GreaterGood’s acquisition of World of Good’s wholesale division reflects its growing Fair Trade business, including its Global Girlfriend apparel line. Since 2004, World of Good has developed extensive retail product lines for partners like Whole Foods Market, Hallmark and Disney, among others. GreaterGood will continue to work with the same retail partners and artisan groups in order to grow market access for small artisan suppliers around the globe.

World of Good was founded in 2004 by U.C. Berkeley’s Haas Graduate School of Business MBA’s Priya Haji and Siddharth Sanghvi with the mission to help small artisan producers improve their livelihoods by providing them with access to mainstream retail markets. The company has impacted more than 40,000 individual artisans across 70 countries by connecting them with millions of U.S. consumers. Haji also founded World of Good Development Organization, a sister non-profit focused on improving the lives of low-income women in the developing world. In December 2009, the Development Organization was honored by The Tech Museum of Innovation for its Fair Wage Guide, a free, open-source platform that calculates fair wages for artisans around the world and specific to their locations. The organization will continue its work to create technologies and tools that help companies ensure fair wages to informal sector workers.

Robert Chatwani, Director of eBay Global Citizenship said of the acquisition, “We look forward to this next step in our commitment to building an integrated, sustainable shopping experience within the eBay marketplace and are dedicated to applying our reach, resources and business model to create a positive impact for people, the planet and communities throughout the world.”

“GreaterGood is excited to grow the retail partnerships that World of Good built and to continue to help small artisan and Fair Trade producers reach these important retail channels,” said Stacey Edgar, founder and president of Global Girlfriend and director of the GreaterGood Wholesale Division.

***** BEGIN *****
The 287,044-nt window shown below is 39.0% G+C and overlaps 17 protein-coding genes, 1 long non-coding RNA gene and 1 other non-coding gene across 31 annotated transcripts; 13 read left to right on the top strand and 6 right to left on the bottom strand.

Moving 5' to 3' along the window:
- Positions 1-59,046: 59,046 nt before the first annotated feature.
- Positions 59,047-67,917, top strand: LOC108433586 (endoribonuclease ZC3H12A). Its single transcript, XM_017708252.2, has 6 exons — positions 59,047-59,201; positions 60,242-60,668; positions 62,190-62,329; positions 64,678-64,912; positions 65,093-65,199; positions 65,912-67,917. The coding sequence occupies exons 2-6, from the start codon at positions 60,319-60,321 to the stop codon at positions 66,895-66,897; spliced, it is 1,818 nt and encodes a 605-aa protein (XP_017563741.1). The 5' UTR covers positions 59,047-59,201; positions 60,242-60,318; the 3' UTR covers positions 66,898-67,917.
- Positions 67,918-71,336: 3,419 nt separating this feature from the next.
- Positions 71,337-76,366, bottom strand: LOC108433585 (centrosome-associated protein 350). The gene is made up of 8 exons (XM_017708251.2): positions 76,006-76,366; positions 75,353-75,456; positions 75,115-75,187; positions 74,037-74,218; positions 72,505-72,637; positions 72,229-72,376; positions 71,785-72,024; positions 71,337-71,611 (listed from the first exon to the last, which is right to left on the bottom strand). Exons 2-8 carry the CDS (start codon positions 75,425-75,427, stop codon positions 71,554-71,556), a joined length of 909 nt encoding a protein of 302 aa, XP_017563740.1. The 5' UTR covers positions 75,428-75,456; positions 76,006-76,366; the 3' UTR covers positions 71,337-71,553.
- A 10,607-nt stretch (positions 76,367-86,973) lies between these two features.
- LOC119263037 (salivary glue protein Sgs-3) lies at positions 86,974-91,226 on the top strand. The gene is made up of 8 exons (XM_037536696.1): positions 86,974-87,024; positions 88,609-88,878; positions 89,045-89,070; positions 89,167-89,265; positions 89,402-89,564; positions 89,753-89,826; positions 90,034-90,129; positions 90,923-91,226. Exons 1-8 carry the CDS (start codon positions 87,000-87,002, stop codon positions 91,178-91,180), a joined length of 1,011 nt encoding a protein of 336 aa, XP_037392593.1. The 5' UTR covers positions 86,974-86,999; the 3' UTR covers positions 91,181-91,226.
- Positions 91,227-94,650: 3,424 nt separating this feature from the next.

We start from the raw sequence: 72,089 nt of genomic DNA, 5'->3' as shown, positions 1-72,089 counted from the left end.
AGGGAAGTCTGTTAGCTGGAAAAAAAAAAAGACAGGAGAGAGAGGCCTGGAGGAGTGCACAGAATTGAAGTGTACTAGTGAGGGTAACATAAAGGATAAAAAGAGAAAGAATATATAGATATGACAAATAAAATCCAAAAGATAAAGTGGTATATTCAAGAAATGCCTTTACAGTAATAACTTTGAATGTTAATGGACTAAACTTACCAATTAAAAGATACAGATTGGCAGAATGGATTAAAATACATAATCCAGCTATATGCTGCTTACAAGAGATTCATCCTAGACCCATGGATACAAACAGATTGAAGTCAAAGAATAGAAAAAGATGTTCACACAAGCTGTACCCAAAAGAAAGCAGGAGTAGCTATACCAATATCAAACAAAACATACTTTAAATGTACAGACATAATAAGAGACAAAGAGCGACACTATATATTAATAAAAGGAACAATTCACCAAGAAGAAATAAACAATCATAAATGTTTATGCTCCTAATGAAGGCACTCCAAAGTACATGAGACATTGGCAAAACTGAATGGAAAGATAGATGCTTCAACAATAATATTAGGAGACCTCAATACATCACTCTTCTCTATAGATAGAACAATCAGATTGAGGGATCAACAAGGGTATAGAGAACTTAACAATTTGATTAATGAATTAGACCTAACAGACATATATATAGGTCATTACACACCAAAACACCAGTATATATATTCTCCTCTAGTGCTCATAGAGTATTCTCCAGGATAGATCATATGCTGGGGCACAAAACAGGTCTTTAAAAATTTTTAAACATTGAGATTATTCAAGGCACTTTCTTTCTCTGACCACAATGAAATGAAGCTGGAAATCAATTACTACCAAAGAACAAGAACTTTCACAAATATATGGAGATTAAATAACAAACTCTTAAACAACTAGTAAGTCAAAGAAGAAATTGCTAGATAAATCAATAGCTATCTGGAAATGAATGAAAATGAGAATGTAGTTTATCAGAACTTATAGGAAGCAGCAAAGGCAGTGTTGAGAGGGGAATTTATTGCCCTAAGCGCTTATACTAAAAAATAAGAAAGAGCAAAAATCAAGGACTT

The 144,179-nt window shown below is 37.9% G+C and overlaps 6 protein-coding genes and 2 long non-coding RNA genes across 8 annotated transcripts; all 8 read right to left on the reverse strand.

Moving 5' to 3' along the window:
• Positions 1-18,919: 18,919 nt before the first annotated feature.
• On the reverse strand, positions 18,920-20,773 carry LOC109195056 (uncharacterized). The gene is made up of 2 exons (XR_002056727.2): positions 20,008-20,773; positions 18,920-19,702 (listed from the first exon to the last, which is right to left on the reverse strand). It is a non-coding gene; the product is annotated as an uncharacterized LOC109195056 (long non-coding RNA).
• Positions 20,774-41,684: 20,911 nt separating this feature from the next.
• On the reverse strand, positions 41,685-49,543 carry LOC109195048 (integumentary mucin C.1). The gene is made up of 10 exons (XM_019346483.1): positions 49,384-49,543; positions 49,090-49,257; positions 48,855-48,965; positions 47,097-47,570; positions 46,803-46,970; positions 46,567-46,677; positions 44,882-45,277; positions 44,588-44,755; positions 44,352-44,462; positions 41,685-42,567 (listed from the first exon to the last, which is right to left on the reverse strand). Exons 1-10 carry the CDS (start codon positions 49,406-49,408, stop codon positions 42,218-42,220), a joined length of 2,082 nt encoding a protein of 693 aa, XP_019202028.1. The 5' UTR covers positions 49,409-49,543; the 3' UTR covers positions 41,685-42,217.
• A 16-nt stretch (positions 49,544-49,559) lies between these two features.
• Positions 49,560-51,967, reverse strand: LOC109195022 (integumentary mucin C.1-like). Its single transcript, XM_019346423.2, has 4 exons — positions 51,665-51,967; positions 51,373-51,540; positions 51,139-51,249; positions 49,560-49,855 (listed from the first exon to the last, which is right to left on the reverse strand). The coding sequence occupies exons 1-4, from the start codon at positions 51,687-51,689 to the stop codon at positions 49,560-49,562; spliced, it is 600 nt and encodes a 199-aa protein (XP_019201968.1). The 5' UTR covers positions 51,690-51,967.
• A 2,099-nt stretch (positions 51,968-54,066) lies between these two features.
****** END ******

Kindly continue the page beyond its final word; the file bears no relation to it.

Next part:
About eBay:
Founded in 1995, eBay Inc. connects hundreds of millions of people around the world every day, empowering them to explore new opportunities and innovate together. eBay Inc. does this by providing the Internet platforms of choice for global commerce and payments. Building on this positive foundation, eBay’s sustainability efforts harness our technology and reach to extend this positive impact into vibrant, sustainable commerce experiences. Our sustainability portfolio includes, the eBay Green Team, the eBay Foundation, eBay Giving Works and MicroPlace.

About GreaterGood/Charity USA:
The GreaterGood Network of websites (including TheHungerSite, TheBreastCancerSite, TheAnimalRescueSite, Global Girlfriend, and others) offers the public a unique opportunity to support causes they care about through a free daily click and Gifts that Give More™ (100% of these donations go to the cause of the patron’s choice).  The GreaterGood Network’s online stores offer more than 3,000 Fair Trade items, with up to 30% of the purchase price going to charity. In fiscal year 2009, the GreaterGood Network gave more than $3 million to more than 50 charities around the world.

Media Contacts:

Lonnie Shekhtman, World of Good

Annie Lescroart, eBay
(408) 376-7458,

Rosemary Jones, GreaterGood/Charity USA

Haji and Sanghvhi worked incredibly diligently on World of Good.

You may click on the image of the thank you poster above to see it at full size, which will enable you to read the captions, which tell of some of the many successes World of Good is responsible for achieving. World of Good sent me the poster you see above in a beautiful frame, and I have it displayed in my home.

So that the captions can be found by search engines, here they are in text form:

  • Provided artisans in 70 countries access to new markets and enabled 50,000 people, mostly women and children, to earn better livelihoods through fair trade.
  • Supported the create of the FairWageGuide, being used to improve wages of informal sector workers by 600 companies in twenty countries.
  • Sold over three million fair trade and handcrafted products.
  • Made fair trade accessible to millions of Americans and allowed them to make more informed choices.
  • Partnered with Fortune 100 companies, including eBay, Disney, Hallmark, Walmart and Whole Foods Market, to held them source products ethically.
  • Completed 28 economic development projects that included schools, wells and healthcare initiatives in twenty countries.

I am proud to have invested in World of Good.

13th Annual UC Berkeley Business Plan Competition results

without comments

For posterity, here’s the email that University of California at Berkeley sent out notifying recipients about the winners of the 2011 Berkeley Business Plan Competition.

The finals were held at the Berkeley Entrepreneurs Forum today, April 28, 2011.

Since the online version of the email probably won’t stay online forever, I made a screen capture of the email, below.

13th Berkeley Business Plan Competition

13th Berkeley Business Plan Competition

Written by Kevin Warnock

April 28th, 2011 at 11:00 pm